We don’t like TIF into the print as we think 1) back half numbers look too high, and 2) this model is extremely poorly positioned for the consumer climate we’re forecasting. There are definitely redeeming qualities about the name – most notably the Brand (and that’s pretty much it). But it is trading near a peak multiple (18.5x) on peak margins (21%), peak earnings ($4.24E), peak returns (18%), has the worst cash conversion cycle we’ve ever seen (490 days), while sentiment is sitting at all-time highs. It’s feast or famine – if one of those metrics breaks, then they all do.
Common perception seems to be that “just because TIF blew up earlier this year, it can’t blow up again.” We simply disagree. The environment has changed significantly, and the company’s guidance for back half growth “in the double digits” is not going to happen. Could the company grow earnings in the 4-6% range? Yes. It can. But that implies at least a $0.15 guide down. Importantly, that could/should cause the consensus to revisit its $4.75 estimate for next year, which we don’t think is achievable. We think a base case is $4.50, with downside to $4.00 as the macro environment worsens.
Historically, TIF’s multiple change has been fairly explosive. As you can see, when earnings have been revised meaningfully up or down, we’ve seen TIF’s multiple relative to the S&P move by up to 40%. The point is that a $4.00 earnings number won’t get a high-teens multiple. It will get something in the low teens while the market waits for earnings to find a bottom. Using that logic, it is not unrealistic to model a $50 stock -- $30 lower. Are we making a call right now for such severe downside? No, we’re not. But that’s where the research initially appears to be headed.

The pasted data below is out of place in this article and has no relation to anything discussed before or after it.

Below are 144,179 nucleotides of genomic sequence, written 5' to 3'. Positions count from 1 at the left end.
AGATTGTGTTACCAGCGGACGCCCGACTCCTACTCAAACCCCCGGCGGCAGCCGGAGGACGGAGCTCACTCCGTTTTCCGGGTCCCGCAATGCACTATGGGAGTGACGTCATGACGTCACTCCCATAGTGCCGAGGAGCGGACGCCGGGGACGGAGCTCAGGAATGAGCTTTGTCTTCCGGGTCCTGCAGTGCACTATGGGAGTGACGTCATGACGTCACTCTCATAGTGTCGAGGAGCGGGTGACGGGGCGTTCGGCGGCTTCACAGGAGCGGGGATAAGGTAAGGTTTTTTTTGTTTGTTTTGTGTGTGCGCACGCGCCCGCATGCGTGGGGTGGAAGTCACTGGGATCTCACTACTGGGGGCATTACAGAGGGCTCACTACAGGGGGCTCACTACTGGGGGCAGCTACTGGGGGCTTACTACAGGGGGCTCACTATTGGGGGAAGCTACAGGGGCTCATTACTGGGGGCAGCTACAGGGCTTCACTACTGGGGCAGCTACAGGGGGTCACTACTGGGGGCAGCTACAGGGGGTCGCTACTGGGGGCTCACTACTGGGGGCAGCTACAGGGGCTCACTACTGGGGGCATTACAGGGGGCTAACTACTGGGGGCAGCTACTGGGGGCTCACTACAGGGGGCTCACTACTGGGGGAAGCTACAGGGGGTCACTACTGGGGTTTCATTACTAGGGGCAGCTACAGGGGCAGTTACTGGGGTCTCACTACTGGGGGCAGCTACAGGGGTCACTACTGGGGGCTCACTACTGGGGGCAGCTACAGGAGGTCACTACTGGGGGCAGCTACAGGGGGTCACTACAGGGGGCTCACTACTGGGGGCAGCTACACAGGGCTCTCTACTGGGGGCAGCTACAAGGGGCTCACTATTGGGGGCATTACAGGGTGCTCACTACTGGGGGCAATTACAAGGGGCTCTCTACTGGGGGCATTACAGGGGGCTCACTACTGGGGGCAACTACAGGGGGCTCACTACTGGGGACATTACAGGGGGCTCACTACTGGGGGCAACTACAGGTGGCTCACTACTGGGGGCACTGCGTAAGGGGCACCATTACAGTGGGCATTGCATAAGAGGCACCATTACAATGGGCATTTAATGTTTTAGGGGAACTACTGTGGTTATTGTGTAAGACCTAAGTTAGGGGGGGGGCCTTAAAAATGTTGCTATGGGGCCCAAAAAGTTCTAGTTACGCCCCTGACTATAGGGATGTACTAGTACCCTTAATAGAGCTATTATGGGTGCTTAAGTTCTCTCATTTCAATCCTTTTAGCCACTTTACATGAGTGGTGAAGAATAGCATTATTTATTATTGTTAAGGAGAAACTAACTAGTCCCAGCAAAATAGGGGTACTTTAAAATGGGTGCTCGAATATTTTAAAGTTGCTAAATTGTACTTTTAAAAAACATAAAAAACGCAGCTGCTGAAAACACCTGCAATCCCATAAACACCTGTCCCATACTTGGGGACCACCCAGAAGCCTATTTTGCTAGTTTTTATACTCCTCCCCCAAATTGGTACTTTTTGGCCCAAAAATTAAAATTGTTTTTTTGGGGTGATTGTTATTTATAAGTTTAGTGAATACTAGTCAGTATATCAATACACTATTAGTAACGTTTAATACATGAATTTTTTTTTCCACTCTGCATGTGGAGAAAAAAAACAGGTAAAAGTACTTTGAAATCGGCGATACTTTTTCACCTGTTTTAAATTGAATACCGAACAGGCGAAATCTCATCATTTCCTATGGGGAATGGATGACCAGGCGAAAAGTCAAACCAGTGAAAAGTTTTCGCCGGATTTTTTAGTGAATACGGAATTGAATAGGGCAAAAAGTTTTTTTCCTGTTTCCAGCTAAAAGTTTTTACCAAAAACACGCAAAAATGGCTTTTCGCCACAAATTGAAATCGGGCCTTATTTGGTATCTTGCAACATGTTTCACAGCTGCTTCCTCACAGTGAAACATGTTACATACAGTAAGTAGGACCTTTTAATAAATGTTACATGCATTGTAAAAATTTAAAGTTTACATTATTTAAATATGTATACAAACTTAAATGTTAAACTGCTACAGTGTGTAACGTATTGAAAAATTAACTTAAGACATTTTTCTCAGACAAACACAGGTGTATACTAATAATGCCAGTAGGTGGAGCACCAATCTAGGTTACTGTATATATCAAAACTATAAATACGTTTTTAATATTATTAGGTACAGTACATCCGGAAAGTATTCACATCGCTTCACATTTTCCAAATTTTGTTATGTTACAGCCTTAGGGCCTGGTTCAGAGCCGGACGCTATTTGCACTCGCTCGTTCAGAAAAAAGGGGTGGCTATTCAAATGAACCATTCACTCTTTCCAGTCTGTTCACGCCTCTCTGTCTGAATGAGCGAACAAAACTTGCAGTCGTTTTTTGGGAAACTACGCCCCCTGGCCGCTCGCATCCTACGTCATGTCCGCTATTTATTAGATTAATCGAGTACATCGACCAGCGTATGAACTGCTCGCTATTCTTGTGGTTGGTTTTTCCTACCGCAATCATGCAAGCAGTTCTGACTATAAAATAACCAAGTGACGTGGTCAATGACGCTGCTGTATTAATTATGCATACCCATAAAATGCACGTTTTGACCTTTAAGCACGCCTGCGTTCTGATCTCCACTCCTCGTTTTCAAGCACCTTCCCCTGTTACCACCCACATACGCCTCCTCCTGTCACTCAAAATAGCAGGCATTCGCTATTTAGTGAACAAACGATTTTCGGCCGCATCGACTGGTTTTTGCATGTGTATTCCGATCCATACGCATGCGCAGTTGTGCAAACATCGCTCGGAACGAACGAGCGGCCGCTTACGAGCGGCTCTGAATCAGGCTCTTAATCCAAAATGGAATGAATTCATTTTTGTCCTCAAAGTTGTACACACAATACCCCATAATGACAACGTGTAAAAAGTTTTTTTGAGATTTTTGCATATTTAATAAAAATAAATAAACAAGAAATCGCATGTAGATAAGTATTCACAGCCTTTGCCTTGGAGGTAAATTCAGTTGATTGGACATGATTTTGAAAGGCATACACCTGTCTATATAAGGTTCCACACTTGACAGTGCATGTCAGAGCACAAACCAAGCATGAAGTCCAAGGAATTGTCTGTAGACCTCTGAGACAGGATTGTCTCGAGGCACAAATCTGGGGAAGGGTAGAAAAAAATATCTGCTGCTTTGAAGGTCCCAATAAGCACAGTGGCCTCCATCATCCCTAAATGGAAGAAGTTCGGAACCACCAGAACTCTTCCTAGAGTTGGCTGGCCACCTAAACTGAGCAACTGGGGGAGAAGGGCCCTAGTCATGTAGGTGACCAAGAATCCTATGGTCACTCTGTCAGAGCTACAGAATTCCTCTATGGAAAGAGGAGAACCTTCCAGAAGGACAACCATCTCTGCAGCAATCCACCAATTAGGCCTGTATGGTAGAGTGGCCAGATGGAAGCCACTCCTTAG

Mother Macro Could Make $4.00 (or less) A Reality?
Consider the following… Domestic economic growth is now well past-peak in rate-of-change terms for this economic expansion, with US GDP growth getting tougher in the 2nd half of 2015 vs. the 1st half. That means, if you held all other risks equal, the probability is higher that growth slows in Q3 and Q4 than Q2. And the last two cycle tops didn’t have this mother of all demographic secular slowings – and note that this isn’t just the US -- the chart below represents better than 90% of Tiffany’s earnings.
2Q: Overall, 2Q looks ok to us. Street estimates imply a slowdown in the 2 year constant currency comp by ~200bps. That seems fair. LVMH and Kering both noted rebounds in jewelry sales in their second quarters. Additionally, TIF's comp has directionally followed the organic growth of LVMH watch and jewelry sales for the past 4 quarters. A potential positive is the Tiffany T collection which could/should boost penetration of the higher margin gold/silver fashion product. TIF’s US e-commerce business implies healthy demand in 2Q – though the trends look problematic into 3Q. It’s only 6% of TIF’s business, but is a good barometer for overall demand. Furthermore, TIF’s SIGMA chart looks very bad. Inventories are out of whack with the P&L in a way that is unlikely to be a 1-quarter fix without a meaningful margin event.
Here’s where we think the problem lies. Comp estimates are reasonable against easy compares, but Q3 margin comp is toughest of the year (even worse on 2 year rate). SG&A growth was just 1% in Q4 last year, yet the street looking for SG&A leverage in this Q4 as the company despite the company putting more capital into its new watch collection and "Will You" engagement campaign. FX pressure is likely to ease in Q4, but what helps revenue and GM will hurt SG&A. The Street has 11% EPS growth in Q3 and Q4. We see it more as flat Q3 and HSD Q4.